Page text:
November 6, 2005

Impulse blogging – the Rabble speak out

Posted in Articles at 12:11 am by siddey

Personally, I think Rabble is about to strike gold. Their investors seem to think so too – at least US$5.5m worth of gold to be exact. They will no doubt soon face stiff competition from those with much bigger budgets and more powerful mass media allies, however, Rabble seems to have realised early on in the piece, the power of allowing people to instantaneously share personal experiences with the world. It is blogging in its basic form, with the key difference being immediacy and location awareness.

When you’re out and about, suddenly wanting to capture that once in a lifetime event, or perhaps share a “here and now” feeling with someone half way around the planet, Rabble’s custom mobile application allows you to do so. The software ties a mobile phone camera and other input devices together, along with your stated location (entered as country / postcode / region etc.) in order to facilitate recording moments in time and publishing it all to blog space for other mobile and non-mobile users to access.

Imagine standing in the middle of your own town and being able to read, view and experience the thoughts and actual moments of many people before you. Surely, as with blogs today, there will be much noise to filter out but just knowing that you’re able to link information with the actual location it was created, is a powerful human experience. Imagine in decades or even centuries to come the treasures of information that could be linked back to an exact time and place.

I’m sure I don’t need to point out that this is currently only available in limited areas in the United States (isn’t everything?). I am confident, however, that once it catches on there, we’ll wonder how we ever lived without the immediacy of location-enabled, mobile blogging.

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2 Comments »

  1. geo999 said,

    Howdy Todd

    A great Post – I like your blog – it’s spot on to my interests – LBS on 3G phones in OZ are coming (like XMAS?) — but meantime as you note SENSIS/WhereIs/UBD maps/info services on Telstra mobile networks ( GPRS inpartic) is crappola — the real breakthru in Oz will be when when Google and Yahoo “local” start delivering on our networks with great POI’s, navtools etc– we may have to wait though for WIMAX mobile ( AuStar is launching this next year I am told ) – VOIP on WIMAX mobile must put the fear of Allah up Sol

    You might like to check out my blog at terracarta.blogspot — where I keep a lot of screenscrapings on anything I see relevant to where LBS is heading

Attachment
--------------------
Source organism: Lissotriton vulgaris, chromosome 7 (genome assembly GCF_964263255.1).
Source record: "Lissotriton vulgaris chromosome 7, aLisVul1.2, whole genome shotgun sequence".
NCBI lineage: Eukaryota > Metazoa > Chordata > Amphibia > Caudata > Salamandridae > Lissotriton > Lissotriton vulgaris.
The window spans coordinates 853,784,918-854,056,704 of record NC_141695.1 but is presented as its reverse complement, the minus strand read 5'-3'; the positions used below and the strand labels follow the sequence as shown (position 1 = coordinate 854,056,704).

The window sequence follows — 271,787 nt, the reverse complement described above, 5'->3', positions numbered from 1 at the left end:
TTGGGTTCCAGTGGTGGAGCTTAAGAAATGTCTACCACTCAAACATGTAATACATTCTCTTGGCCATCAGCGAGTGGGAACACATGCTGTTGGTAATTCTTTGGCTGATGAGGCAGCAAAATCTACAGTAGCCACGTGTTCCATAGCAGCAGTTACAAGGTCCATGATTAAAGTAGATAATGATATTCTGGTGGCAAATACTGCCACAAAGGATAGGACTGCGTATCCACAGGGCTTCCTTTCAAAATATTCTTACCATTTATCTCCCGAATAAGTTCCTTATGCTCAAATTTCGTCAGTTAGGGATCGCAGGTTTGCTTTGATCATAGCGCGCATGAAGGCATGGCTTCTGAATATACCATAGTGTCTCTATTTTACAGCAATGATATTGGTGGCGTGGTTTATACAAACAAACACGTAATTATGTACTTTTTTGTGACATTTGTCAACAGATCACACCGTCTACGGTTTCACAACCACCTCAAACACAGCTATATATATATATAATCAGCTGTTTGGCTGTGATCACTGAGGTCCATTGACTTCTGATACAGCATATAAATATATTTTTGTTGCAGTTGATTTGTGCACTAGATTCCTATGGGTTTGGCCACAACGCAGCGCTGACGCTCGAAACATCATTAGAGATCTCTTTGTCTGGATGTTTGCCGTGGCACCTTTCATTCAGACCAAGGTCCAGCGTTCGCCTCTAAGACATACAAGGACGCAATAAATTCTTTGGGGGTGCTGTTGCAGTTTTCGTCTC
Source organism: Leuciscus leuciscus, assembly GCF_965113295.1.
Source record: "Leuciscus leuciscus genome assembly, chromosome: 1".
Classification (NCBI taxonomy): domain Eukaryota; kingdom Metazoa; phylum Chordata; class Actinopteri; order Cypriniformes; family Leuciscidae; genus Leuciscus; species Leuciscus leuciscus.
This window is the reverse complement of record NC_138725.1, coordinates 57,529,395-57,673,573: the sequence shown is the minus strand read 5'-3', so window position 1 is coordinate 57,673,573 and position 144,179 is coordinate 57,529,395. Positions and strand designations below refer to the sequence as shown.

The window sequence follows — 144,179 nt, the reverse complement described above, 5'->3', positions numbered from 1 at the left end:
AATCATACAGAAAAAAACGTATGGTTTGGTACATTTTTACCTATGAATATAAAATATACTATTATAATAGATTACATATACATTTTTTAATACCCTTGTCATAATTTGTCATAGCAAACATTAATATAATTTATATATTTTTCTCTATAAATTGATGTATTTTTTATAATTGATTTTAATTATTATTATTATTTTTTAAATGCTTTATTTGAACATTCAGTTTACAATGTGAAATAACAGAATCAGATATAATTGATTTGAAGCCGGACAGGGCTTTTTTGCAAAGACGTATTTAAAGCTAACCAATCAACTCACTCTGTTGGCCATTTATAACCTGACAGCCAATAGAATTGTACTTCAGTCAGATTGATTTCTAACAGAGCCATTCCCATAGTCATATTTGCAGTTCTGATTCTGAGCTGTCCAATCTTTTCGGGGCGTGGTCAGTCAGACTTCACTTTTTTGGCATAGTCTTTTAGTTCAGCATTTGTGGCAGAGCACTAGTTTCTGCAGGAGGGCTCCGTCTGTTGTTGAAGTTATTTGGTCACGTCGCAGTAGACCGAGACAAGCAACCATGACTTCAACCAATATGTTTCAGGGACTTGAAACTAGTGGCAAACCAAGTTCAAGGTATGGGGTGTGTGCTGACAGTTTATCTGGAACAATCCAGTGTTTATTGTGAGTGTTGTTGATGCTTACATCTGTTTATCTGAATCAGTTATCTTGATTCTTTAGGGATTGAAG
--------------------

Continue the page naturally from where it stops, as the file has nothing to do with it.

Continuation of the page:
Have you thought about putting an RSS feed on your blog — I use feeedburner.com — which give really good analytics on hits — and clustrmaps.com which shows me where the interest is coming from

    all the best from Tassie

    GEO999

  2. Todd said,

    Hi there,

    Thank you for the feedback.

    As you would no doubt know, the difficulty in releasing new LBS within the Australian market is the limited number of map data suppliers. Telstra is obviously one player, who via their subsidiaries UBD and Sensis have control over the most widely used map data. The other is PSMA Australia, which is a government controlled body that whilst promoting principles of “maps for the masses”, has unfortunately not responded to any of my enquiries relating to their pricing models.

    For Google or Yahoo! to head into Australia it will have to be via Telstra or PSMA.

    I believe the problem lies with the fact that these two bodies are making too much money from commercial usage of their data. To open this up to the general public a la US style, has the potential to undermine their core income streams. As Australia does not have a consumer market size anywhere near that of the US, it would be difficult for these businesses to create a business plan that shows a return from the public exceeding that of their current commercial interests. I tend to think that opening it up would trigger significant consumer interest and financial returns, however, business is business and on paper for now at least, the small Australian consumer market is unlikely to be attractive to them.

    We will need market saturation of next generation 3G handsets to occur first until we can present a case to these institutions to open up their data. Until then, it will be a costly licensing exercise for companies to enter the consumer market.

    Regarding the RSS feed, you should see a link on the right hand side for this (or if you use Firefox, there will be an RSS feed icon in the bottom right).

    I’ll keep an eye on your blog. It’s good to see a LBS news summary information source like that.

    I will be interested to see if Sol has any mention of a new strategic plan for Sensis in the new Telstra vision document he will release tomorrow.

    Regards,
    Todd.


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